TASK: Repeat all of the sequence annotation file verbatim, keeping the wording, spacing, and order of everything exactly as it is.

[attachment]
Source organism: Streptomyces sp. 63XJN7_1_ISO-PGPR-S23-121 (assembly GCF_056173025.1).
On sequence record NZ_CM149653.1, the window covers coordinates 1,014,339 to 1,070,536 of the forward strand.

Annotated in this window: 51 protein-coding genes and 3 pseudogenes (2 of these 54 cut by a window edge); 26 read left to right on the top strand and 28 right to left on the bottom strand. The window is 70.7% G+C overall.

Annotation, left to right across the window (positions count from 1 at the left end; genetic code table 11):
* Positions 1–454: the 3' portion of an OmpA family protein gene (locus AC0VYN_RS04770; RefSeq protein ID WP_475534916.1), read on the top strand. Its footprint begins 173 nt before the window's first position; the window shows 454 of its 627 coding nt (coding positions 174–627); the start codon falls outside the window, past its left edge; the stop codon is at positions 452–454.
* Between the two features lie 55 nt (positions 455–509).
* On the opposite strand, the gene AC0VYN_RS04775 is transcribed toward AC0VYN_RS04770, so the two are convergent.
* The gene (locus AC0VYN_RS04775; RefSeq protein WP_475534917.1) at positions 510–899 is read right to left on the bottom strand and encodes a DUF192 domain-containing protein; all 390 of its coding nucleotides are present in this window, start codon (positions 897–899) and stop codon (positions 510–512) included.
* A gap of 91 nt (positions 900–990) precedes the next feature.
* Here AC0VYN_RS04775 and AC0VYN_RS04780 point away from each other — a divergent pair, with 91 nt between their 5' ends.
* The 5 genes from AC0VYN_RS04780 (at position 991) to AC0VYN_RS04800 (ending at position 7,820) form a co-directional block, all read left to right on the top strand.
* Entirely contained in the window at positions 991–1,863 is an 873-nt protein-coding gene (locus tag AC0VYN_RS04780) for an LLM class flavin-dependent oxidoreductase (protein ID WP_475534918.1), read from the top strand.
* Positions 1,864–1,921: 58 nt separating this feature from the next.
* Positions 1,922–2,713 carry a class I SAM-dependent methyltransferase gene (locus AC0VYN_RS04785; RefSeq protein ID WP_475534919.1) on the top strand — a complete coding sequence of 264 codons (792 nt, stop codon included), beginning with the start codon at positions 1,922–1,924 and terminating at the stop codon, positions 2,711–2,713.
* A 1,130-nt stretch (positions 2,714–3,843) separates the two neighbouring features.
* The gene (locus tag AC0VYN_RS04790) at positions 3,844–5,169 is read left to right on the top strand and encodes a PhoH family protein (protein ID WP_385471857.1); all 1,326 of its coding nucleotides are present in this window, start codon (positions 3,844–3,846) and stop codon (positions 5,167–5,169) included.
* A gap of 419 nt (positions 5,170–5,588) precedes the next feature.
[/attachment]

Source organism: Streptomyces sp. 63XJN7_1_ISO-PGPR-S23-121 (assembly GCF_056173025.1).
On sequence record NZ_CM149653.1, the window covers coordinates 1,014,339 to 1,070,536 of the forward strand.

Annotated in this window: 51 protein-coding genes and 3 pseudogenes (2 of these 54 cut by a window edge); 26 read left to right on the top strand and 28 right to left on the bottom strand. The window is 70.7% G+C overall.

Annotation, left to right across the window (positions count from 1 at the left end; genetic code table 11):
* Positions 1–454: the 3' portion of an OmpA family protein gene (locus AC0VYN_RS04770; RefSeq protein ID WP_475534916.1), read on the top strand. Its footprint begins 173 nt before the window's first position; the window shows 454 of its 627 coding nt (coding positions 174–627); the start codon falls outside the window, past its left edge; the stop codon is at positions 452–454.
* Between the two features lie 55 nt (positions 455–509).
* On the opposite strand, the gene AC0VYN_RS04775 is transcribed toward AC0VYN_RS04770, so the two are convergent.
* The gene (locus AC0VYN_RS04775; RefSeq protein WP_475534917.1) at positions 510–899 is read right to left on the bottom strand and encodes a DUF192 domain-containing protein; all 390 of its coding nucleotides are present in this window, start codon (positions 897–899) and stop codon (positions 510–512) included.
* A gap of 91 nt (positions 900–990) precedes the next feature.
* Here AC0VYN_RS04775 and AC0VYN_RS04780 point away from each other — a divergent pair, with 91 nt between their 5' ends.
* The 5 genes from AC0VYN_RS04780 (at position 991) to AC0VYN_RS04800 (ending at position 7,820) form a co-directional block, all read left to right on the top strand.
* Entirely contained in the window at positions 991–1,863 is an 873-nt protein-coding gene (locus tag AC0VYN_RS04780) for an LLM class flavin-dependent oxidoreductase (protein ID WP_475534918.1), read from the top strand.
* Positions 1,864–1,921: 58 nt separating this feature from the next.
* Positions 1,922–2,713 carry a class I SAM-dependent methyltransferase gene (locus AC0VYN_RS04785; RefSeq protein ID WP_475534919.1) on the top strand — a complete coding sequence of 264 codons (792 nt, stop codon included), beginning with the start codon at positions 1,922–1,924 and terminating at the stop codon, positions 2,711–2,713.
* A 1,130-nt stretch (positions 2,714–3,843) separates the two neighbouring features.
* The gene (locus tag AC0VYN_RS04790) at positions 3,844–5,169 is read left to right on the top strand and encodes a PhoH family protein (protein ID WP_385471857.1); all 1,326 of its coding nucleotides are present in this window, start codon (positions 3,844–3,846) and stop codon (positions 5,167–5,169) included.
* A gap of 419 nt (positions 5,170–5,588) precedes the next feature.